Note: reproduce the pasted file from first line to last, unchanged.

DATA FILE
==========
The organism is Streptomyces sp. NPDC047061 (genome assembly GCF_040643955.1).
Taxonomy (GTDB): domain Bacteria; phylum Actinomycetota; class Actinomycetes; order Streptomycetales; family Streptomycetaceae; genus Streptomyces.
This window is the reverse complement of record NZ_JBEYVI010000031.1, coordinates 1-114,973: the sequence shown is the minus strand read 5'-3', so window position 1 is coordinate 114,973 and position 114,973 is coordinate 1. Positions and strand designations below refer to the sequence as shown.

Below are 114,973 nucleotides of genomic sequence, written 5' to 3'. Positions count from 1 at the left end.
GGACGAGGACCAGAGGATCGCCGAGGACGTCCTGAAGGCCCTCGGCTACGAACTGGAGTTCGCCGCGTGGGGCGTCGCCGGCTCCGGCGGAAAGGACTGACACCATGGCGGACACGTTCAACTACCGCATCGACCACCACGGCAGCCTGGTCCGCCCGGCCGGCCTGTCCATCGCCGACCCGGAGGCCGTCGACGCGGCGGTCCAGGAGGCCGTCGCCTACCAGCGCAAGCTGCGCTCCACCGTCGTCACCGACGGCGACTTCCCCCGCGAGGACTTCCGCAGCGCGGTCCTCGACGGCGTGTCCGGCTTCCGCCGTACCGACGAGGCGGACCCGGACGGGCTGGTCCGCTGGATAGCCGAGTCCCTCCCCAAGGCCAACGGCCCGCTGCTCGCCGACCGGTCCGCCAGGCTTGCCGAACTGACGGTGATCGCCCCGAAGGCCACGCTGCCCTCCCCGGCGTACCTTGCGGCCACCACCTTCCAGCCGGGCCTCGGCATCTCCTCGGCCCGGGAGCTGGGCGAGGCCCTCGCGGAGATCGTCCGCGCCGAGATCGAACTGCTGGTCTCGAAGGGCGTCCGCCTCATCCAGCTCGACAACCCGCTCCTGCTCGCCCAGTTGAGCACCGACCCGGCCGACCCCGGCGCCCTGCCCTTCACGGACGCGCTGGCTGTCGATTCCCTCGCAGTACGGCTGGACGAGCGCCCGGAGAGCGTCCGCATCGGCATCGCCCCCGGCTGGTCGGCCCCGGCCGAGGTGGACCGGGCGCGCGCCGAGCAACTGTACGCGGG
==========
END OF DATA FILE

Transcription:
The organism is Streptomyces sp. NPDC047061 (genome assembly GCF_040643955.1).
Taxonomy (GTDB): domain Bacteria; phylum Actinomycetota; class Actinomycetes; order Streptomycetales; family Streptomycetaceae; genus Streptomyces.
This window is the reverse complement of record NZ_JBEYVI010000031.1, coordinates 1-114,973: the sequence shown is the minus strand read 5'-3', so window position 1 is coordinate 114,973 and position 114,973 is coordinate 1. Positions and strand designations below refer to the sequence as shown.

Below are 114,973 nucleotides of genomic sequence, written 5' to 3'. Positions count from 1 at the left end.
GGACGAGGACCAGAGGATCGCCGAGGACGTCCTGAAGGCCCTCGGCTACGAACTGGAGTTCGCCGCGTGGGGCGTCGCCGGCTCCGGCGGAAAGGACTGACACCATGGCGGACACGTTCAACTACCGCATCGACCACCACGGCAGCCTGGTCCGCCCGGCCGGCCTGTCCATCGCCGACCCGGAGGCCGTCGACGCGGCGGTCCAGGAGGCCGTCGCCTACCAGCGCAAGCTGCGCTCCACCGTCGTCACCGACGGCGACTTCCCCCGCGAGGACTTCCGCAGCGCGGTCCTCGACGGCGTGTCCGGCTTCCGCCGTACCGACGAGGCGGACCCGGACGGGCTGGTCCGCTGGATAGCCGAGTCCCTCCCCAAGGCCAACGGCCCGCTGCTCGCCGACCGGTCCGCCAGGCTTGCCGAACTGACGGTGATCGCCCCGAAGGCCACGCTGCCCTCCCCGGCGTACCTTGCGGCCACCACCTTCCAGCCGGGCCTCGGCATCTCCTCGGCCCGGGAGCTGGGCGAGGCCCTCGCGGAGATCGTCCGCGCCGAGATCGAACTGCTGGTCTCGAAGGGCGTCCGCCTCATCCAGCTCGACAACCCGCTCCTGCTCGCCCAGTTGAGCACCGACCCGGCCGACCCCGGCGCCCTGCCCTTCACGGACGCGCTGGCTGTCGATTCCCTCGCAGTACGGCTGGACGAGCGCCCGGAGAGCGTCCGCATCGGCATCGCCCCCGGCTGGTCGGCCCCGGCCGAGGTGGACCGGGCGCGCGCCGAGCAACTGTACGCGGG